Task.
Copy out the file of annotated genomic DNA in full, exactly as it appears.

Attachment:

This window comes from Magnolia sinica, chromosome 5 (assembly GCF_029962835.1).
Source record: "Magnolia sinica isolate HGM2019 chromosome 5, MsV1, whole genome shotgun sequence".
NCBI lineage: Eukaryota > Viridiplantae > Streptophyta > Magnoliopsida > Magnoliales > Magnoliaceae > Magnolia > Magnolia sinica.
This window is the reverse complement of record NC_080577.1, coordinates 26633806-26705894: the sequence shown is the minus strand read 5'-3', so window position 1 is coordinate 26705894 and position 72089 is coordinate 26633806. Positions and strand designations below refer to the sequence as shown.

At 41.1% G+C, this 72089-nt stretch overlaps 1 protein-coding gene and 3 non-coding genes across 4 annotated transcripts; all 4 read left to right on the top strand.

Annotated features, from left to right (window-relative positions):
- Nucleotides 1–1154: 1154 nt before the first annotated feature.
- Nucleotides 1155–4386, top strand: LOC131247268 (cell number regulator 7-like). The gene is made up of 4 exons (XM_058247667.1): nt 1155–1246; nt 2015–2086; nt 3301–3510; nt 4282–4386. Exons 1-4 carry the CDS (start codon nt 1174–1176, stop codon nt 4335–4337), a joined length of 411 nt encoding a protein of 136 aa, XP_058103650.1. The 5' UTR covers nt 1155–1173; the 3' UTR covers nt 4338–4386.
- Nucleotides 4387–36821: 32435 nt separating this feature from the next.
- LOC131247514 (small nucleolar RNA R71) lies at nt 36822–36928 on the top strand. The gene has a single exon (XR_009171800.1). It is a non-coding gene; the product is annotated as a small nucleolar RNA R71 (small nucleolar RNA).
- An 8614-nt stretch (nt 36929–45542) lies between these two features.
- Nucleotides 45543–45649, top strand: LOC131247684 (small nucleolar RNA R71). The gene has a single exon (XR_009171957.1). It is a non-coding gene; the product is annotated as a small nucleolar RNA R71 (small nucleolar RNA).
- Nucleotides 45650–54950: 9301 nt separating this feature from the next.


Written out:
This window comes from Magnolia sinica, chromosome 5 (assembly GCF_029962835.1).
Source record: "Magnolia sinica isolate HGM2019 chromosome 5, MsV1, whole genome shotgun sequence".
NCBI lineage: Eukaryota > Viridiplantae > Streptophyta > Magnoliopsida > Magnoliales > Magnoliaceae > Magnolia > Magnolia sinica.
This window is the reverse complement of record NC_080577.1, coordinates 26633806-26705894: the sequence shown is the minus strand read 5'-3', so window position 1 is coordinate 26705894 and position 72089 is coordinate 26633806. Positions and strand designations below refer to the sequence as shown.

At 41.1% G+C, this 72089-nt stretch overlaps 1 protein-coding gene and 3 non-coding genes across 4 annotated transcripts; all 4 read left to right on the top strand.

Annotated features, from left to right (window-relative positions):
- Nucleotides 1–1154: 1154 nt before the first annotated feature.
- Nucleotides 1155–4386, top strand: LOC131247268 (cell number regulator 7-like). The gene is made up of 4 exons (XM_058247667.1): nt 1155–1246; nt 2015–2086; nt 3301–3510; nt 4282–4386. Exons 1-4 carry the CDS (start codon nt 1174–1176, stop codon nt 4335–4337), a joined length of 411 nt encoding a protein of 136 aa, XP_058103650.1. The 5' UTR covers nt 1155–1173; the 3' UTR covers nt 4338–4386.
- Nucleotides 4387–36821: 32435 nt separating this feature from the next.
- LOC131247514 (small nucleolar RNA R71) lies at nt 36822–36928 on the top strand. The gene has a single exon (XR_009171800.1). It is a non-coding gene; the product is annotated as a small nucleolar RNA R71 (small nucleolar RNA).
- An 8614-nt stretch (nt 36929–45542) lies between these two features.
- Nucleotides 45543–45649, top strand: LOC131247684 (small nucleolar RNA R71). The gene has a single exon (XR_009171957.1). It is a non-coding gene; the product is annotated as a small nucleolar RNA R71 (small nucleolar RNA).
- Nucleotides 45650–54950: 9301 nt separating this feature from the next.